By the time you read this, I’ll be just beginning my Lenten journey and pulling away from the blog-o-sphere until Easter, with the exception of posting my weekly newspaper pieces. But for the most part, it will be off with the desserts and on with the desert, 40 days’ worth of it.
That may sound daunting, and about midway through, it often becomes so. But while some friends complain of and dread Lent, over time, I’ve come to run toward it with open arms. Despite the sacrifice it entails, I find that not only do I anticipate it, but I desire it, deeply. I think it has something to do with the culture of excess all around, and how hard it is to fight that. Lent is a 40-day excuse to let go of all the temptations that call out daily, and put them in their place.
And while Lent is, in some ways, a solitary journey, in other ways, I’ve found it’s not at all.
That breakthrough happened, I think, the year this did.
That’s my friend Ann and me a few Lents ago. We were at Shanley High School, fresh from our yearly smattering of Lenten ash, on Ash Wednesday. That year, Lent took a turn for the better because I realized I didn’t have to do it alone. My friend would be with me, if not every moment of Lent, at least in some of the important moments of it. And it rang true.
And I think it’s something we can all, and should, remember. Life, when done alone, can be quite a burden. And as much as we do have the Lord always accessible, sometimes, we really need “God with skin.” We need the spouse, the friend, the child, the mother, or other; someone to journey with us. When we approach Lent this way, the impossible seems very possible.
I really think there’s something to this. Just Monday, I saw this post on my Facebook feed. It came from Bill Donaghy, who spoke in Fargo a few months ago and shared his thoughts on how to live a more joy-filled life as a Christian. It’s something Pope Francis has talked about, and I’ve tried to embrace, gladly so. Being Catholic is a joy. Being Christian is cause for celebration. Even during Lent. Maybe (gasp) especially during Lent.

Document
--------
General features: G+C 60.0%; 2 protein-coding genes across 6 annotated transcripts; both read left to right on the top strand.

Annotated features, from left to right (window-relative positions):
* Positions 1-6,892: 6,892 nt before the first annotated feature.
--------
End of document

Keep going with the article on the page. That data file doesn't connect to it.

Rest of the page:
Case in point. Last I checked, Bill had collected over 400 shares on this one post. If that doesn’t say “Let’s do Lent together,” I don’t know what does.
I had a blast on Monday sharing this post. Bill had led his with this: “New and Improved! (Just a little)…. Your Catholic Guide to Ashes, 2017 Edition! I’m posting this now because tomorrow all you’ll be doing is eating DONUTS!! But Lent cometh my friends… so prepare ye your foreheads! And your hearts.”
Here was my version (and the visual again for reference): “Which will it be for you? I’m hoping for The Hipster. More likely The Dripster.”
The visual invited a lively discussion.
“Over the years, I’ve had them all,” one friend send. “Even the Ear of Corn?” I asked.
Another said she gets The Blob ever single time. “Big fingers I guess,” she suggested. “Or tiny forehead,” I posed.
“Always hoping for a ‘Load Toner,'” said Tom. Anyone who’s ever run a copy machine knows all about the dreaded ink fade. “Timid much?” I asked, noting his wish to be subtle. “Just kidding of course!”
One friend said she usually gets “that swipe thing.” Another commented on the Nike symbol-like ash: “Dat swoosh tho!”
And then came my priest friend, Fr. James Gross: “Father’s revenge. ha ha!”